Research Guides act as "containers" for content you create separately. There are three ways you can create the content for a Research Guide:
You create the Guide framework and use "views" and taxonomy terms to generate lists of resources. New resources can be added simply by tagging them with the Guide's topic. Updates to resources are reflected automatically in all Guides that refer to them.
You selectively insert shared weblinks into a page. This method allows for custom descriptions and custom ordering. New resources must be manually inserted into the page, but updates to resources (such as a URL change) are reflected automatically.
You enter text and links as static HTML into a page. This provides the most complete control over the content of the guide, but does not make use of any of Drupal's shared-content features.
The provided Research Guide layouts have three basic sections:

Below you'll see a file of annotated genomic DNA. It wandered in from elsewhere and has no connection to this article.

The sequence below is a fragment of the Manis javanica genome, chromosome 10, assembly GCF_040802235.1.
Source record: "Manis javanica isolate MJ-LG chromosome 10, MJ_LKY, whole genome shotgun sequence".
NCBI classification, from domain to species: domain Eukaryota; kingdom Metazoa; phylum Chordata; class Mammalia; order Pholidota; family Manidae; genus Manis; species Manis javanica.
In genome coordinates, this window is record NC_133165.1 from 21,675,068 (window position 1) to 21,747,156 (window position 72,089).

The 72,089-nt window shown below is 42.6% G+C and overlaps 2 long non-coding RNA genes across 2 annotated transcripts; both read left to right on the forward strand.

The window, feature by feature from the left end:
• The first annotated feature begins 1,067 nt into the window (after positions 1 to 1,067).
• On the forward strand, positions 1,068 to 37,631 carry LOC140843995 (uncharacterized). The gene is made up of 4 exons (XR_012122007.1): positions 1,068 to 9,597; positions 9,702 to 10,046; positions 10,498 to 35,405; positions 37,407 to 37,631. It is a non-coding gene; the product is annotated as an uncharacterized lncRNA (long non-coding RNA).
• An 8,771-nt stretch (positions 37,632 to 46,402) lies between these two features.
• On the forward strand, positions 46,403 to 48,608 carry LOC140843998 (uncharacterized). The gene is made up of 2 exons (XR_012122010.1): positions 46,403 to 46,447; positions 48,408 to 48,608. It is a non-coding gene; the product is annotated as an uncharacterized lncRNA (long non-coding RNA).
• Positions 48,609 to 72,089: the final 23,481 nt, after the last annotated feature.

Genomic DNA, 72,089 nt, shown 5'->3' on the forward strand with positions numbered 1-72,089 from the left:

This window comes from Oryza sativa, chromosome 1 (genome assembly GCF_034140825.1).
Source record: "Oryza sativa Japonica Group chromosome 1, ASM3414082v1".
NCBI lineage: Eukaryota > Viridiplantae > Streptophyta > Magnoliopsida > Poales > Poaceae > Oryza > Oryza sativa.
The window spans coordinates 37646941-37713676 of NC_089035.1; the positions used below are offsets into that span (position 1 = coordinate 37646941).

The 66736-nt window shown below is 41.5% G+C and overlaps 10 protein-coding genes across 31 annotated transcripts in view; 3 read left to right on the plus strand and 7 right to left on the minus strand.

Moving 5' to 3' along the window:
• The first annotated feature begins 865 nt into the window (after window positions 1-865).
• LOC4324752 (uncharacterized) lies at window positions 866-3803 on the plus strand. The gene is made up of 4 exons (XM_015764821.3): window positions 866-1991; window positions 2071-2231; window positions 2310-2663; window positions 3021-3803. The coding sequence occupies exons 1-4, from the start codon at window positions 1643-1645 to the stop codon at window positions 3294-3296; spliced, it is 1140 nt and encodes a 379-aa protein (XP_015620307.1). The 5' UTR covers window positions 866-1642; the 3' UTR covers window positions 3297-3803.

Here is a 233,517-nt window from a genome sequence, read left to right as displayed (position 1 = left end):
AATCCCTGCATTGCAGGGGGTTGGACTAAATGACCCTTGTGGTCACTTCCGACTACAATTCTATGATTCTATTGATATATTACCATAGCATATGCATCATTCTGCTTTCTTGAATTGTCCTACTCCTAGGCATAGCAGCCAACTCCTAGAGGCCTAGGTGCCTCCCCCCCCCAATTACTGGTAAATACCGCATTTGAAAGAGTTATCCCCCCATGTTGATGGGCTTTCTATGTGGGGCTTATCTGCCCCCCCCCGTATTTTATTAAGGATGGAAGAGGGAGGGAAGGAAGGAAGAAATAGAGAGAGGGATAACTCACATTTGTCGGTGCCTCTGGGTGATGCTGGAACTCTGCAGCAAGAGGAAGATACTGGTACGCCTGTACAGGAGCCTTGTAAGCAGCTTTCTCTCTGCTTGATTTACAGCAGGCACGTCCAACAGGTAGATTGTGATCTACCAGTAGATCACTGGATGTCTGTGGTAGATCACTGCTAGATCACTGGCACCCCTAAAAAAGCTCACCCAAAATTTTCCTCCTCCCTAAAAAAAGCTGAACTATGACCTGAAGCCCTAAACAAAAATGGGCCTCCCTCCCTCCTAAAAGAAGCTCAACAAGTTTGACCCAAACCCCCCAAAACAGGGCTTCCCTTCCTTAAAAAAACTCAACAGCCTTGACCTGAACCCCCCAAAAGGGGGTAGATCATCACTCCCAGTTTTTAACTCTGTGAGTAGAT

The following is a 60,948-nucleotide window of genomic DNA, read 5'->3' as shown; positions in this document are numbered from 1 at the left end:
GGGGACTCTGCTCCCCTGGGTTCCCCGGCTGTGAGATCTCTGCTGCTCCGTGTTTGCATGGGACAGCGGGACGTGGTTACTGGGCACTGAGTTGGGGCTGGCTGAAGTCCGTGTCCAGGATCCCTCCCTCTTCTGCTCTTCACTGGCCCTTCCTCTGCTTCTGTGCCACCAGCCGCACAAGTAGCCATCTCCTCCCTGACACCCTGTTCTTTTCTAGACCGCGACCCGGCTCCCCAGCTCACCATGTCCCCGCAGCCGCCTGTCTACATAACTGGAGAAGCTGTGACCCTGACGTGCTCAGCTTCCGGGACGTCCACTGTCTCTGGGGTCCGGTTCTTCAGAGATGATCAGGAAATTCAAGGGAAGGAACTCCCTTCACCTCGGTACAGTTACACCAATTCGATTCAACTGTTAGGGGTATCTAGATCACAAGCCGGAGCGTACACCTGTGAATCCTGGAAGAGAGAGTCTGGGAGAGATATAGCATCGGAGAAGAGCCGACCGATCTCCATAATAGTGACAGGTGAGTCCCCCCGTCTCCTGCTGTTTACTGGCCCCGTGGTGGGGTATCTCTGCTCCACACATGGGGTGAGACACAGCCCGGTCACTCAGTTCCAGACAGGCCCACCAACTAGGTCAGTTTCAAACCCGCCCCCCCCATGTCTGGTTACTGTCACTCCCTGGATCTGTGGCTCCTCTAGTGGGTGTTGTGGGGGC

- Introduction (optional) - top left
- Floating box (optional) - top right - can be used for author profile; a photo related to the guide content; etc.
- Content - main body of the guide.
If the introduction and/or floating box is not present, the other section(s) will self-adjust to fill the space.
The content of the Guide can be optionally divided into sections by format or by sub-topic. There are two options for presenting these sections - in both options, the user clicks on a tab or topic to see that section of the Guide:
- Horizontal Tabs - best for brief section titles
Databases | Articles | Websites
- Table of Contents - best for topic titles that should appear in sequence
Sound recording collections at Stanford
Links of interest
Here's an example of a Research Guide Layout showing all sections:
An example of a Research Guide Layout - TOC with no introduction section - note that the TOC section moves up into that area.